Last, but by no means least, Peter Navarro, an economist with views on trade policy that are wildly outside the political mainstream, was set up as the director of a new National Trade Council.
The starts seemed to be aligned for this troika — backed by Steve Bannon — to begin implementing a protectionist trade agenda. Trump himself, after all, has always seemed to have very little knowledge of or interest in questions of American public policy. But he’s been writing and speaking about foreigners exploiting bad US trade policy since at least the 1980s, when he was a Democrat.
Pedro da Costa wrote for Business Insider shortly before Inauguration Day that “markets are ignoring the risk of a devastating trade war under Trump” but, so far at least, it appears that the markets are right.
While all presidents face significant institutional hurdles to implementing their agendas, the three promised executive actions on trade are really things Trump could do — he has simply chosen not to. And while his one-sentence description of the End The Offshoring Act is clearly not viable as actual legislation, if he wanted to write a real bill along those lines, he’d probably find significant Democratic Party support for it. He has, again, simply chosen not to.
Gary Cohn is running the show, for now
The explanation for Trump’s inaction appears to be that Gary Cohn, the former number two at Goldman Sachs who Trump selected to chair his National Economic Council, has proven to be a more effective bureaucratic knife-fighter than Navarro, a marginal and somewhat obscure figure from academia. Back on March 10, Shawn Donnan and Demetri Sevastopulo described Cohn and Navarro as pitted against each other in a “civil war” in which “Navarro appeared to be losing influence” despite being capable of impressing Trump in face-to-face arguments.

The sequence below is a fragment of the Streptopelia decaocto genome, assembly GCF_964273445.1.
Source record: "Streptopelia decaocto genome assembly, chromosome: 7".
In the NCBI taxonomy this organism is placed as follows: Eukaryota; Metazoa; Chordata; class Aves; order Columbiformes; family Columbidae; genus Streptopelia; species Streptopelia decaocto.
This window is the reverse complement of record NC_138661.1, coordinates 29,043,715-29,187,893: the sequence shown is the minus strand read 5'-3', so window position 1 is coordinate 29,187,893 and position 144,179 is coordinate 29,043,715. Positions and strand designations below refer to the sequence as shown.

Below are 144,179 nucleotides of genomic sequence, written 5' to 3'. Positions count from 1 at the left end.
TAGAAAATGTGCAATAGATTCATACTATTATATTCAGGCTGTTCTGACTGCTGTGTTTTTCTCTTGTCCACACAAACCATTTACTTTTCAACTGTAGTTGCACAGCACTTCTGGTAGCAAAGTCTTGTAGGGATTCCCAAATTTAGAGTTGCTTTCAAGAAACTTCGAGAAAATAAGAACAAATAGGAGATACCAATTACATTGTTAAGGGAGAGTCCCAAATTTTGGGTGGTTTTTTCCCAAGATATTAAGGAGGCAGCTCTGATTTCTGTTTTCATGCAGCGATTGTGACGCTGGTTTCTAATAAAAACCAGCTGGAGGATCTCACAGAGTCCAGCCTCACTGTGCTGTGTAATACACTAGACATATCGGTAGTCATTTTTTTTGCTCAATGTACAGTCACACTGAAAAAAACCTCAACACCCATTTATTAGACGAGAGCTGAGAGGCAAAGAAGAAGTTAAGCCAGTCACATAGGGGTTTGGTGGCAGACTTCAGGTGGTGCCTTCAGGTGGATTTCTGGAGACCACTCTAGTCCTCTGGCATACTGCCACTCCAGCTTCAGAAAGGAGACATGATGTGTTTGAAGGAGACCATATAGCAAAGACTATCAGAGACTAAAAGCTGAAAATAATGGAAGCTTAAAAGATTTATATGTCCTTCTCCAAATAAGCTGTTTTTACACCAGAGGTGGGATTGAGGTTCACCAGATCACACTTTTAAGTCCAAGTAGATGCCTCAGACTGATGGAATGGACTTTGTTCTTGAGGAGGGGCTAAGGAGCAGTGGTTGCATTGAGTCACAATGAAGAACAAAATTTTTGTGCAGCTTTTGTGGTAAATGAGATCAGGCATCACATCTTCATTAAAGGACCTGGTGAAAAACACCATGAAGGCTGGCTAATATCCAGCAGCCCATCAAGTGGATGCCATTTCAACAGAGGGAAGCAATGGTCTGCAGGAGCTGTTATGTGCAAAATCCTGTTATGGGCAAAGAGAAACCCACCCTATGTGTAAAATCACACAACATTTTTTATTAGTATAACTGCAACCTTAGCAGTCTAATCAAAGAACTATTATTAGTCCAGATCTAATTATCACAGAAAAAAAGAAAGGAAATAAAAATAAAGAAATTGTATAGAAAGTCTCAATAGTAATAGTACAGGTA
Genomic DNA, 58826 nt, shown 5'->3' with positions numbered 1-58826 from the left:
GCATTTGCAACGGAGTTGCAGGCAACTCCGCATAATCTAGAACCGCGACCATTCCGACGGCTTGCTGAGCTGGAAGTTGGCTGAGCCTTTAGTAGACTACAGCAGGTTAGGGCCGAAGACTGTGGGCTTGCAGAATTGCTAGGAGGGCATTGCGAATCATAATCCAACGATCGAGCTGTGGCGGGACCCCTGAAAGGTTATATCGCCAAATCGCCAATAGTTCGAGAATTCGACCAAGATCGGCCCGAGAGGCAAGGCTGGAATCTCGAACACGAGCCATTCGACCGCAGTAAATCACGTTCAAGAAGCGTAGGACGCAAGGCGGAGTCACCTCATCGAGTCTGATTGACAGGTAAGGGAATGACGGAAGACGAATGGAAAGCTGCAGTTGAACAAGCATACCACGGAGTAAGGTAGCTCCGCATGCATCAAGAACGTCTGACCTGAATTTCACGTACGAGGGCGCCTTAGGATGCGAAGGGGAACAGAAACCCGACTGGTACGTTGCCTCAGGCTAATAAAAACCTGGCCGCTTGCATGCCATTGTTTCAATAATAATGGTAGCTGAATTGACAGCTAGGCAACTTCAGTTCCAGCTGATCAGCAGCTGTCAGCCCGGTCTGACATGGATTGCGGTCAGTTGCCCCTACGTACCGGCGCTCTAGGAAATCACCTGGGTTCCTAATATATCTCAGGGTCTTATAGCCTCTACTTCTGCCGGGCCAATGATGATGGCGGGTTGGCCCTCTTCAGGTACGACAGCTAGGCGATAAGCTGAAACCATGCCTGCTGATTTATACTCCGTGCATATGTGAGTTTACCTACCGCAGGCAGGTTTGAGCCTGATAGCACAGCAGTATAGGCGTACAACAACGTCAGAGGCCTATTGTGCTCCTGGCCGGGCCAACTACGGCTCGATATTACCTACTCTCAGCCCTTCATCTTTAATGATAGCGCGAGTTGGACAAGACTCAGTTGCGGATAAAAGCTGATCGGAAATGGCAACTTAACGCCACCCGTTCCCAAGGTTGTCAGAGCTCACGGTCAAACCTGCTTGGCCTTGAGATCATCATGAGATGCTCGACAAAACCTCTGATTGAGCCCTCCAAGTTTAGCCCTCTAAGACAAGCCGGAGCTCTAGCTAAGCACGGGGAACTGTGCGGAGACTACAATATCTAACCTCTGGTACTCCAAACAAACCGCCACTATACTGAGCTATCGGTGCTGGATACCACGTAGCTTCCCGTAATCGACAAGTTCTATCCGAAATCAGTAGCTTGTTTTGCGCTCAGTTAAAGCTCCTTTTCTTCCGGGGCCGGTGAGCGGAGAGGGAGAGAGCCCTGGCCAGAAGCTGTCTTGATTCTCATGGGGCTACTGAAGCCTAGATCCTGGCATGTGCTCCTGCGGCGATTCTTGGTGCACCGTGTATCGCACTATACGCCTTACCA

Navarro, they reported, “has been operating with a very small staff out of an office in the Old Executive Office Building adjacent to the White House, while Mr Cohn has been adding staff to his NEC base inside the president’s residence itself.”
An additional factor is that Cohn, like Trump, is very rich. Glenn Thrush and Maggie Haberman reported that alongside Steve Bannon, himself a former investment banker and successful businessman, “one of the only other people whom Mr. Trump views as a peer is his top economic advisor, Gary Cohn.” Add to this the fact that conservative establishment types in the White House — Vice President Mike Pence, Chief of Staff Reince Priebus, etc. — likely disagree with Trump’s protectionist campaign themes, and you have a recipe for an abandoned agenda.
One good question, however, is how long this will last. Bannon clearly continues to believe that anti-trade rhetoric is good politics, since Trump’s speeches are laced with it. Allowing the Democratic Party’s 2020 nominee to tour the Midwest complaining that Trump has broken all of his promises on trade out of fealty to an economics guru he hired away from Goldman Sachs seems like it would be a mistake. And Trump himself really has been banging the protectionist drum for decades.
So far, a continuation of the steady pace of job growth that characterized the final two years of the Obama administration has been a real bright spot for an oft-troubled Trump administration. But if the economy stumbles — or if his approval ratings remain low closer to an election — the temptation to go back to the well and actually deliver on his promises could become overwhelming.